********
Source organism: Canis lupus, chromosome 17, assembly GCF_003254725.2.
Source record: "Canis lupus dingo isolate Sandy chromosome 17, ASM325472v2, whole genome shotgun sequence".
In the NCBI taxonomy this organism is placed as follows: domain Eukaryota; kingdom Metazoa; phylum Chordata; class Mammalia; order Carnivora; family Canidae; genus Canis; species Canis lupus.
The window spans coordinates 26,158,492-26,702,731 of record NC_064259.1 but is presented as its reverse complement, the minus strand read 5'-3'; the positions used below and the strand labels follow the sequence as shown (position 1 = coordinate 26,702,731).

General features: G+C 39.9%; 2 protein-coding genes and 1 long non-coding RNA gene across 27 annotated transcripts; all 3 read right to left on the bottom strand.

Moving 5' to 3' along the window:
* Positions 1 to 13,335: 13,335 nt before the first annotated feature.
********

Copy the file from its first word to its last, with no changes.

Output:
Source organism: Canis lupus, chromosome 17, assembly GCF_003254725.2.
Source record: "Canis lupus dingo isolate Sandy chromosome 17, ASM325472v2, whole genome shotgun sequence".
In the NCBI taxonomy this organism is placed as follows: domain Eukaryota; kingdom Metazoa; phylum Chordata; class Mammalia; order Carnivora; family Canidae; genus Canis; species Canis lupus.
The window spans coordinates 26,158,492-26,702,731 of record NC_064259.1 but is presented as its reverse complement, the minus strand read 5'-3'; the positions used below and the strand labels follow the sequence as shown (position 1 = coordinate 26,702,731).

General features: G+C 39.9%; 2 protein-coding genes and 1 long non-coding RNA gene across 27 annotated transcripts; all 3 read right to left on the bottom strand.

Moving 5' to 3' along the window:
* Positions 1 to 13,335: 13,335 nt before the first annotated feature.